The Christian Association of Nigeria and traditionalists had rejected the hijab bill, which has scaled through the second reading in the House of Representatives.
The bill is titled ‘Religious Discrimination (Prohibition, Prevention) Bill 2021’.
CAN’s secretary, Joseph Daramola, in a statement, explained that legislating wearing of hijab in private schools would lead to “trouble that the sponsors of the bill may not be able to handle”.
But the Amir (president) of MSSN in Lagos State, Miftahudeen Thanni, faulted CAN and the traditionalists’ positions, asking members of the House of Representatives to ignore them.
Thanni said, “Muslims have never for once in this country fight against what is due to the Christians and others. Why are they always against Muslims? Why are they always against Muslims. We are not saying hijab should be mandated for everybody but those who choose to wear it should be allowed without any hindrance.
“We are in this country when a governor built a church for Christians and declared Isese Day public holiday. Muslims didn’t raise any false alarm.
“When they started their agitations and protests against waering of hijab by willing Muslims in schools, we approached the court as law-abiding citizens. The bill on hijab is also a non-violence means to get the right thing done. But CAN and others have started instigating violence and tension.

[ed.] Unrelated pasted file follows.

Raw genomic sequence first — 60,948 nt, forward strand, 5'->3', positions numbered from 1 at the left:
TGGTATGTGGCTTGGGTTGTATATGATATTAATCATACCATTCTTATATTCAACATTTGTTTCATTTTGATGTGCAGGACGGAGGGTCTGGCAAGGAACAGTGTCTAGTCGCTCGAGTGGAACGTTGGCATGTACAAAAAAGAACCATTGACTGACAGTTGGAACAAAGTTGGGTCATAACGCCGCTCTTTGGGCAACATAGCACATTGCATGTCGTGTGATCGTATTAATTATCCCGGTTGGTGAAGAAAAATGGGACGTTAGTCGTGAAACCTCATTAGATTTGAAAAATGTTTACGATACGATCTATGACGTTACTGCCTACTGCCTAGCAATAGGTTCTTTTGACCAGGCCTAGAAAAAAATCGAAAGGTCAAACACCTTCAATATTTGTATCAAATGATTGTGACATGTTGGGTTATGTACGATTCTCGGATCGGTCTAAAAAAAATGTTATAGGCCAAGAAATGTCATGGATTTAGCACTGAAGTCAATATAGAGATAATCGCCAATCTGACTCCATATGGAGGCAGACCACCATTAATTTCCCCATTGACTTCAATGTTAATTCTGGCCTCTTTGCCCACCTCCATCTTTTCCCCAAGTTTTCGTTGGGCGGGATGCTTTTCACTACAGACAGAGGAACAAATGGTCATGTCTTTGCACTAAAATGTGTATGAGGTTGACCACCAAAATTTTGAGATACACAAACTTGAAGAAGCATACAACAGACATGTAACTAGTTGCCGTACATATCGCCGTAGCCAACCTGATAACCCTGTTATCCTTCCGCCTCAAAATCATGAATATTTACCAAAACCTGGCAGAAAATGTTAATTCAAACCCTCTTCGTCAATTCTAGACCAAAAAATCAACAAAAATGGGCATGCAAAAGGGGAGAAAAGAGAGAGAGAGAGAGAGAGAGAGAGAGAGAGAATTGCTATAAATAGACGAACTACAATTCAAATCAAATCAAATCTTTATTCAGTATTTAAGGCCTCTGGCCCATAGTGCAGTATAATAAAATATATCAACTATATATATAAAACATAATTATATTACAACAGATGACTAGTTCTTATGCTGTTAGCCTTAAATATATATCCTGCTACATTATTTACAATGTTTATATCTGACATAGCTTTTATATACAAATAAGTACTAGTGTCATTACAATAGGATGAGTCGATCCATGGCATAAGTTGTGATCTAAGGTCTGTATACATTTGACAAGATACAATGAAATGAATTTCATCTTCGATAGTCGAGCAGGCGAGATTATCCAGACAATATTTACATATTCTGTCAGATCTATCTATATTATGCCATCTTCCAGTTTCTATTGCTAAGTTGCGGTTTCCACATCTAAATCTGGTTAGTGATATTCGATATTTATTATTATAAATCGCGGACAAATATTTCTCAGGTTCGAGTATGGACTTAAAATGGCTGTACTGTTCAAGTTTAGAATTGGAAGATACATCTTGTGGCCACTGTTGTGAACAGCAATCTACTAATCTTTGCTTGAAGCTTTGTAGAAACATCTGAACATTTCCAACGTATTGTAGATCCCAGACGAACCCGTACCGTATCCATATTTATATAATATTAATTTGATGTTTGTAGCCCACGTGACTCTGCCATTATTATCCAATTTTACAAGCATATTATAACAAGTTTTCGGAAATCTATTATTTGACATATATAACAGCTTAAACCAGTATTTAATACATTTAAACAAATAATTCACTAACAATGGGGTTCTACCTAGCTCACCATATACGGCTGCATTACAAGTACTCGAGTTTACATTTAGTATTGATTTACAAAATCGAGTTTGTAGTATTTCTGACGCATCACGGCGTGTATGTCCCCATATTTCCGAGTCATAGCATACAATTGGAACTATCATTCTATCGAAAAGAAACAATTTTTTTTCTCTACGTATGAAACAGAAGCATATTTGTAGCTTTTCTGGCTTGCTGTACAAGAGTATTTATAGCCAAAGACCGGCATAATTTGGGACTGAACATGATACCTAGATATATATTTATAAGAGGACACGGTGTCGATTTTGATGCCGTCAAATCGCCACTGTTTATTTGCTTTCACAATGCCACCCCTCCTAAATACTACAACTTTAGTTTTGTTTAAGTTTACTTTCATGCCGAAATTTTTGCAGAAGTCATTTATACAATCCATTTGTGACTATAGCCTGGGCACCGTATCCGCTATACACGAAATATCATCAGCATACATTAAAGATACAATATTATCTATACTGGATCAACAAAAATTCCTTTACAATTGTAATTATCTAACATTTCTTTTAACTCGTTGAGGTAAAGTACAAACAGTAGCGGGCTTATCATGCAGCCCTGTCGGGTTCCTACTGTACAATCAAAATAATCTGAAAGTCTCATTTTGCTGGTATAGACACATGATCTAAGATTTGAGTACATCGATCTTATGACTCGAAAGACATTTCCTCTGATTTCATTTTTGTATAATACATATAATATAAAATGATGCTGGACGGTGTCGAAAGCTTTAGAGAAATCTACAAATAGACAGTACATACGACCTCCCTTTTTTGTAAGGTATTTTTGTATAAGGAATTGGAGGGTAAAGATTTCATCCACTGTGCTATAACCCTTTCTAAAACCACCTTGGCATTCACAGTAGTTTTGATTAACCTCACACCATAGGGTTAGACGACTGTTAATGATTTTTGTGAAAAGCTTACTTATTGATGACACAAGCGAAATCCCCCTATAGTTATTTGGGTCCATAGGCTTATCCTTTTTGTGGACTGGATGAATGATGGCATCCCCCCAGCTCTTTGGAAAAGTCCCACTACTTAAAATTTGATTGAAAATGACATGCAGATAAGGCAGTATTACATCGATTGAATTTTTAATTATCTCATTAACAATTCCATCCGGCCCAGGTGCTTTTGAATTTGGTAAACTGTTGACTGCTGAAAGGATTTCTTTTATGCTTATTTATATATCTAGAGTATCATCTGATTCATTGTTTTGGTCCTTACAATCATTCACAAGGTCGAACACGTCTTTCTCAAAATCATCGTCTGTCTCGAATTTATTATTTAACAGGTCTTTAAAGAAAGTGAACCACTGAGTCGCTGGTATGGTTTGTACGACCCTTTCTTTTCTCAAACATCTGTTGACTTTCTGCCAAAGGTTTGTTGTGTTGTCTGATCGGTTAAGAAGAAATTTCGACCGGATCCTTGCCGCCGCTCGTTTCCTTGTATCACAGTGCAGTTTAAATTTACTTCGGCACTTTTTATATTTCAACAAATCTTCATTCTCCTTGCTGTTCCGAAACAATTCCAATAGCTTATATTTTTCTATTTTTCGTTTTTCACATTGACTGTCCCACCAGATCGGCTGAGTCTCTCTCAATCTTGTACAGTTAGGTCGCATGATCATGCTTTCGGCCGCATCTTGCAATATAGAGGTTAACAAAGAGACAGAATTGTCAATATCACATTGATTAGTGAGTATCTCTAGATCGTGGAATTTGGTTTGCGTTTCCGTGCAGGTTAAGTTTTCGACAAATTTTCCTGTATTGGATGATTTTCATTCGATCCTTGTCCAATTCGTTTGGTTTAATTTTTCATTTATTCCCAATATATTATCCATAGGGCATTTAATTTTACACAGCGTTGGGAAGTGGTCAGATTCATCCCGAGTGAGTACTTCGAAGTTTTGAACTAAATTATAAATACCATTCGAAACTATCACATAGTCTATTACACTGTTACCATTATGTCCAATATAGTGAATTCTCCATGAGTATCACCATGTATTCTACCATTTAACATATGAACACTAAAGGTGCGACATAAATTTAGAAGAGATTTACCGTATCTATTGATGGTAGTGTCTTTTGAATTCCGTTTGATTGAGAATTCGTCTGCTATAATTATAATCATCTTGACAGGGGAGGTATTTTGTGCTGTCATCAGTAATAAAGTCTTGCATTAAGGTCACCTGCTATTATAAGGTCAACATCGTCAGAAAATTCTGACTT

“We are not against the Christians and traditionalists getting their rights. They also have no genuine reason to oppose ours other than to cause disunity in the country.
“The House of Representatives must give all necessary attention to the bill and ignore undue pressure. We will resist any attempt to sweep the bill under the carpet through every legal means.
“Though issues of unemployment, insecurity are paramount, this bill if passed will resolve many legal battles and give room for peace.”
Also, MURIC director, Prof. Ishaq Akintola, described CAN’s opposition to the freedom bill as conservative and reactionary.
He urged lawmakers to go ahead with the bill as it is not designed for hijab rights alone, adding that the bill also aims at liberating Nigerian workers and women from discrimination.
He said, “CAN is not talking about morality, legality and justice in its opposition to the bill. CAN is not interested in whether it is right or wrong. The only thing CAN is interested in is to impose its own whims and caprices on the lawmakers by threatening fire and brimstone.
“CAN refers to missionnary schools which were taken over by the Gowon decree of 1974 as ‘our schools’. That is a misnomer. It should be noted that both the Christians and Muslims were fully compensated when government took over their schools.
“CAN is trying to scare the lawmakers. Its statement is full of threats. But we are not bothered. The process must take its due course. Today Britain allows hijab in its schools. Go to Britain and see freedom. American schools allow hijab. Canada, Latin America and the rest of Europe have seen the light. Baptist College in Australia changed its school uniform to accommodate hijab-wearing students in 2019.
“But here in Nigeria, CAN, an ultra-conservative body, wants to drag Nigerians back into darkness after we have seen the light. The hijab bill must go ahead. It is the selfish wish of CAN to monopolise everything, including legislation.”